Saundra Dalton-Smith, MD

I love watching people and seeing some of the special evidences on creativity bringing them joy and rest. If you’re looking for it, you will discover it as well. And as soon as I wrote that, images of some of my grandchildren came to mind. One of them is amazingly gifted in creating stunning beauty in her baked creations and finds relaxation and ease in it while it would be tedious and work for me and never achieve her results. Each of our six grandchildren (and their parents) has that piece of God-given creativity placed inside of them. What is often harder for us is to see it in ourselves, to allow the “white space” in our lives that Saundra Dalton-Smith writes about so we can discover it.

When I glance in the rearview mirror at my life, I see more numerous ways than I might guess that I have enjoyed or developed creativity. As I approached retirement, there was a blank canvass before me. I was not one of those who looked forward to hours playing golf or gardening (Nothing wrong with those, but they aren’t me.) and I wasn’t anticipating only sitting on our porch or deck with no idea of what to do with my time. But what happened was not on my radar screen.

Each stop on my timeline that shifted to something new was an opportunity God placed before me to take a seed He placed within me and watch Him show me how to help it grow and then see Him use it. And it happened again as I retired. That joy in reading and writing creatively suddenly gave an opportunity to attend a writer’s conference and the assignment was to develop a website and begin writing posts. I was aghast since I was clueless on how to do them and despite my sense of inadequacy and seeing my enjoyment of those as just that, God led me through the fear of “stepping out onto the dance floor” with Him.

In the process, I have been replenished every time He leads me to sit down here to write and share a glimpse of something He has used to impact my life, sharing pieces of my heart (and his). It is not work but joy that fills each new discovery to share here. Please give Him space in this season to find what He has waiting for you in creative rest.

“The amazing thing about creative rest is its ability to leave a lasting impression on us…moments of creative rest are hard to forget.”

Saundra Dalton-Smith, MD
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14 thoughts on “Take A Good Dose of this Daily

  1. Pam, I had no idea you started your blog and writing after retirement. I am so glad that you stepped out as your words have blessed me time and time again. The thoughts you have shared have made me realize the importance of creative rest. Perhaps it is the very reason I have found such deep satisfaction in my own writing.

    1. Thanks, Joanne, for that kind affirmation. Creative rest was important enough for God to rest on the seventh day. Surely, we need it as well. I am glad you are writing and finding deep satisfaction in it. I enjoy your reflections and I also think this is an avenue where older women have something to offer from their unique experiences and perspectives.β™₯️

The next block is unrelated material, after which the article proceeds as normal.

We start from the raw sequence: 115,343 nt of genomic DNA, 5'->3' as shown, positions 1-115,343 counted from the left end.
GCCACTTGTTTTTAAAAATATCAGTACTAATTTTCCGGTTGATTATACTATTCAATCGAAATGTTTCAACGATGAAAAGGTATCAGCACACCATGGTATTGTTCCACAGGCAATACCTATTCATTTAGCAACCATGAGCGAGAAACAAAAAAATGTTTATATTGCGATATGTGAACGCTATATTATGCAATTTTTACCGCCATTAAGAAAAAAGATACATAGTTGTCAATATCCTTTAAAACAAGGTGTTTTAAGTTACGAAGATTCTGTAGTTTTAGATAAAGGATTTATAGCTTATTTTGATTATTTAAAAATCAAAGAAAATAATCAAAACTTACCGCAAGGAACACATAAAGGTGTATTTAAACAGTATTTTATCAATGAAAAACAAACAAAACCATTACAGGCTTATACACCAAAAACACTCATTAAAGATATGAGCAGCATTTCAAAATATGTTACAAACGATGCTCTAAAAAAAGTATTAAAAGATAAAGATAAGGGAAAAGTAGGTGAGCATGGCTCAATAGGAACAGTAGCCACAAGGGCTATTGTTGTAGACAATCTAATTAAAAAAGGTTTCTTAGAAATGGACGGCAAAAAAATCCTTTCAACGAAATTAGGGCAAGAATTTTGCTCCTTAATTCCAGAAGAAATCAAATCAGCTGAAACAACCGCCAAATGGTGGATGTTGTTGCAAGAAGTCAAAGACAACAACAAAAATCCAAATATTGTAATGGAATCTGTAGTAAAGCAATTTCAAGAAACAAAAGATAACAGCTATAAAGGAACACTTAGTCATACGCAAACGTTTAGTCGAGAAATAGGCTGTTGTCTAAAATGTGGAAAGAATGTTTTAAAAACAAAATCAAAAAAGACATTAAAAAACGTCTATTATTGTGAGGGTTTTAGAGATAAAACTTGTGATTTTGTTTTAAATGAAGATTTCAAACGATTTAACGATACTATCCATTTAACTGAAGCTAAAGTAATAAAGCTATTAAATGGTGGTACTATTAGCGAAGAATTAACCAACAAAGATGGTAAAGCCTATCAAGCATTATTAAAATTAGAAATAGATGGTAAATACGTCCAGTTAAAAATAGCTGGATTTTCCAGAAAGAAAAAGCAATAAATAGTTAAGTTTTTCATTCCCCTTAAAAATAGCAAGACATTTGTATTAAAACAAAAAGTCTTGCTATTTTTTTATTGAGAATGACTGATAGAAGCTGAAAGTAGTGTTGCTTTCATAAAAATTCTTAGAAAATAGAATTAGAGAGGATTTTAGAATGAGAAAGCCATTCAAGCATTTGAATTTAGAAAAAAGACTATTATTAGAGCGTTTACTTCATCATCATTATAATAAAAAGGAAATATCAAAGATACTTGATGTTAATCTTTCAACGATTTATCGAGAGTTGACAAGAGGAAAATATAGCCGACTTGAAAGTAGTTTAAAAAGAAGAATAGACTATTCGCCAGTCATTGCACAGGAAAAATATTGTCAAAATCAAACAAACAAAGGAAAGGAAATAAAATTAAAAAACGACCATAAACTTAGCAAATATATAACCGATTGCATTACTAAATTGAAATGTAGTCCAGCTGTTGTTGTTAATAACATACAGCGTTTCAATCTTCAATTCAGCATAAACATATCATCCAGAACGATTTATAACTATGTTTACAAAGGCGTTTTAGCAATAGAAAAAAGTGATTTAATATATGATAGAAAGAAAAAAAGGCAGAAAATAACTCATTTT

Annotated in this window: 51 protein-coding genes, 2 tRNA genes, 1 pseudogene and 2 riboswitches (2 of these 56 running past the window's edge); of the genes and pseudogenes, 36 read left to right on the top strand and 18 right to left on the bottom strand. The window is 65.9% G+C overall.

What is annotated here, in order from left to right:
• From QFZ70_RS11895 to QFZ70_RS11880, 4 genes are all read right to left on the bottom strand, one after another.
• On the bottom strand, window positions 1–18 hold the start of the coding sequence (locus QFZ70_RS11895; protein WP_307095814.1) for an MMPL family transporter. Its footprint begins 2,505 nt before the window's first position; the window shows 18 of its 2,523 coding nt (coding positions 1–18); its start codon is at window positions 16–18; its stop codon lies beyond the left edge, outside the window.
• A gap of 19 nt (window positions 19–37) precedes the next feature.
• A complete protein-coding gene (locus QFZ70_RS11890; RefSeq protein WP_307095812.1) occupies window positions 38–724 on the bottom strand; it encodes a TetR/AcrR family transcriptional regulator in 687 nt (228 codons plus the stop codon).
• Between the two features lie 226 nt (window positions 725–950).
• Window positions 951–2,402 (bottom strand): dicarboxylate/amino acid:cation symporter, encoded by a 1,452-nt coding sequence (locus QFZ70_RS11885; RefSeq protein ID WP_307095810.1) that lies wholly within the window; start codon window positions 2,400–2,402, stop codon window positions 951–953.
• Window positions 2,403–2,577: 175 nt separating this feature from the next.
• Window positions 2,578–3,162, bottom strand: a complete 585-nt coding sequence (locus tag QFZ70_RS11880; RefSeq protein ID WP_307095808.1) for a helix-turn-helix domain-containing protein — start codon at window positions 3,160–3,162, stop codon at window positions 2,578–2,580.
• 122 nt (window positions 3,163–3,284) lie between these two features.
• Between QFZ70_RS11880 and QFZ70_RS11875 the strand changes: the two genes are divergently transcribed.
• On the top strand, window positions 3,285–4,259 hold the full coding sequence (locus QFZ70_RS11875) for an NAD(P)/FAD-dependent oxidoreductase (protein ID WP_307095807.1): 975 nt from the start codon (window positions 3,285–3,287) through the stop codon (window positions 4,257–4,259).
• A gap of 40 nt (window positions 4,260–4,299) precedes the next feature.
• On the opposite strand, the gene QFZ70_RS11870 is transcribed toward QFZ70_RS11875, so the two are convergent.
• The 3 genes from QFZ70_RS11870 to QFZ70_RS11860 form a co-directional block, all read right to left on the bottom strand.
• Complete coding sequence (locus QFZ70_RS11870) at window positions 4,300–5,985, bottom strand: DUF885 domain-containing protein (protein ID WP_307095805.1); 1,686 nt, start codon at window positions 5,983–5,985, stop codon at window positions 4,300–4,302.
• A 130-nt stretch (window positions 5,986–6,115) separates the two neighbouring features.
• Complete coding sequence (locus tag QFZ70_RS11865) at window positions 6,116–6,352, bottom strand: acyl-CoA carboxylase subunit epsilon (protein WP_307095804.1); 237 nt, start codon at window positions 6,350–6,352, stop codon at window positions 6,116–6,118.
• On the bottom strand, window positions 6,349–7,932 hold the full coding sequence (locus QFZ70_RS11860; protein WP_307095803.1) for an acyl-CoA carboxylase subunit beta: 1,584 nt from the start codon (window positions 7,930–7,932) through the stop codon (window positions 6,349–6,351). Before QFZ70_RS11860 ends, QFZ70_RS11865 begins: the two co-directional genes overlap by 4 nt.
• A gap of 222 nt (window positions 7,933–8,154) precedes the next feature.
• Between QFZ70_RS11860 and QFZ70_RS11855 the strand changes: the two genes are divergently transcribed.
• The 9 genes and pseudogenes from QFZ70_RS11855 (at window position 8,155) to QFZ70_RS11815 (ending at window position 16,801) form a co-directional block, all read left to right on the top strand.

2. I’m so glad that you settled into your creative outlet! Writing is a good way to be creative.
    And if we really could be more childlike, our lives would be simpler and more enjoyable!

    Thanks for sharing at the Sunday Sunshine Blog Hop
    Laurie
    Ridge Haven Homestead

  3. I used to wish I was creative. I had this idea in my mind that creative people were those who sketched and painted and had a cat named Hue and lived in a studio….What a relief when I realized that I am creative, because we all are. Crochet, cooking, coloring, writing, and designing printables are just some of the ways creativity can present itself. But the more I allow creativity free-reign, the more creative I am. πŸ™‚ Wonderful reminders here, Pam.

    1. Amen, Ashley! I love this and you get what I was trying to convey. We should not make a narrow definition of what it means to be creative because God doesn’t!!πŸ’•

  4. I love that visual image of Jesus leading us on a dance floor and being willing to follow his lead even though the steps may be new and unfamiliar. I also love the thought of allowing ‘white space’ for creative rest. #MMBC

  5. You’ve packed much wisdom into this post! The simple joys that we perceived as children really are the best things. We can live our best lives when we take time to rest, relax, and be creative.

  6. I really appreciate your thoughts here. Finding time to be creative is very meaningful to me. I am an old-school scrapbooker. I don’t do it very quickly and sometimes go for long periods of time without doing much. But I find it very restful and satisfying.

    1. Ah, I am not surprised as I have read and followed you the last few years. I have done some scrapbooking of a heritage album of my parents’ photos (They both died in 1995.) and sadly I am not yet finished with that task. I wish I had a dedicated space so I could leave some things out for a longer period of time than is possible.πŸ’•